Praying in the Spirit
To pray in faith, therefore we need the Bible in our hands
‘Praying always with all prayer and supplication in the Spirit, being watchful to this end with all perseverance and supplication for all the saints’ (Ephesians 6: 18)
In this verse, Paul exhorts his readers to pray always. This is because praying is an especially important aspect of the Christian life. Prayer is a spiritual activity, ‘praying always …in the Spirit’ (v. 18). Here is something particularly important about prayer in the Spirit; it is the secret of effectual prayer and one of the reasons to why we fail to receive answers to our prayers; it is necessary that we pray in the Spirit.
Prayer is not something ‘magical’, but spiritual. When Paul wrote to the Ephesians, he was well aware that the city of Ephesus had a reputation as a centre of magic and black arts. The Hellenistic world was obsessed with the idea of demons and supernatural powers and the large city of Ephesus was hospitable to sorcerers and soothsayers and all kinds of purveyors of magic.
Thus, his words here bring into focus the true nature of unseen evil forces. He removes the mythical ideas and superstitions of the heathen mind and reveals the truth about them. He must make clear to us the Christian response to such demonic activity and show us the ideal Christian defence in times of attack.
So Paul emphasizes to ‘Put on the whole armour of God, (v. 11) and …praying always…’(v. 18). We are not spectators, but we are personally involved as participants in the battle with Satan and the invisible powers of darkness. When we have on the whole armour then we are ready for the contest with the forces of evil. When we pray, we have entered the battlefield in the strategy of attack. In spiritual warfare, prayer is the line of connection between the soldier and his Commander.
How can we achieve praying in the Spirit? There are things necessary,
(1) Cleansing. Prayer is approaching a holy God who is described as a ‘consuming fire’ (Heb. 12:29). Prayer is entering into the presence of God and coming to the ‘throne of grace’. Thus when we kneel in prayer, Psalm 24:4 is relevant because “who shall ascend into the hill of the Lord? Or who shall stand in His holy place? He that has clean hands and a pure heart….”
(2) Humbling. Our prayers can be hindered because of self, pride and other reasons as disobediences and unbelief. Then we are rendered unable to pray in the Spirit for we grieve God. Grieving the Holy Spirit breaks our fellowship with Christ. Obedience is perhaps more important in the Christian life than most of us understand. If we refuse to humble ourselves our prayers will be hidden from God.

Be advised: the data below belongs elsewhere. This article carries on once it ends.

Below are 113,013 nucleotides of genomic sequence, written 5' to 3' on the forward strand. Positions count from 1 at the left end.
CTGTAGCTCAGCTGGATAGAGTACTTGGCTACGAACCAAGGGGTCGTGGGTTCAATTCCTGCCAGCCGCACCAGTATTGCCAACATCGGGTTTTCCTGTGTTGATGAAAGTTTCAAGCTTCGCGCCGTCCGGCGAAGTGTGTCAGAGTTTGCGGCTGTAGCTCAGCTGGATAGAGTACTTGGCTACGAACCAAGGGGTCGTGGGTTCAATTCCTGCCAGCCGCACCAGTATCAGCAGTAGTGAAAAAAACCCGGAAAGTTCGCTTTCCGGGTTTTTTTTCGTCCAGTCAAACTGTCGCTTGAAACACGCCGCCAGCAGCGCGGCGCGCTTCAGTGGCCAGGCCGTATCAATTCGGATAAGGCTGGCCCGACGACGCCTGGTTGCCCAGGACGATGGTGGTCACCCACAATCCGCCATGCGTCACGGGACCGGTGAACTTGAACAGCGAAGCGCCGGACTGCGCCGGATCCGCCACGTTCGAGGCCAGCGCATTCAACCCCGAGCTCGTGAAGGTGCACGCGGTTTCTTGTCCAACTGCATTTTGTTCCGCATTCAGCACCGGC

(3) Anointing. Prayer in the Spirit needs the Spirit’s anointing. The Holy Spirit knows the mind and the will of God and He will teach us how to pray. The Holy Spirit has come among the Church as another Helper (parakletos) who takes our prayers and deposits them with Christ and Christ bring them to the Father.
Praying in the Spirit is the only way to pray. Other attempts are doomed to failure. Real prayer has to do with hearts that are cleansed by Christ’s blood, minds that are humbled by God’s Word, wills that are influenced by the Holy Spirit and faith in the promises of God. To pray in faith, therefore we need the Bible in our hands, and we need to read it if we want to pray well.
Gurnall (in his book The Christian in Complete Armour) says, “We must ask what God has promised, or we choose ourselves and we subject God’s will to ours, which is a horrible presumption. He who promises must be his own paymaster."
Prayer in the Spirit is three things; prayer made under the influence of the Holy Spirit (Eph. 5:18); prayer made under the instruction of the Holy Spirit (Rom 8:26) and prayer made with the assurance of the Holy Spirit in our hearts (1 John 5:15). This is because the Holy Spirit, quickens the desire, purifies the motive, inspires the will, and assures with faith. Prayer is not a solo effort; God must be in it and we must petition Him in faith.
Rev Ian S McNaughton is presently serving as the Vice-Chairman of Barnabas Fund in the UK.
Photo by Aaron Burden on Unsplash
For Other Articles by Rev Ian S McNaughton
Suffering in the Book of Job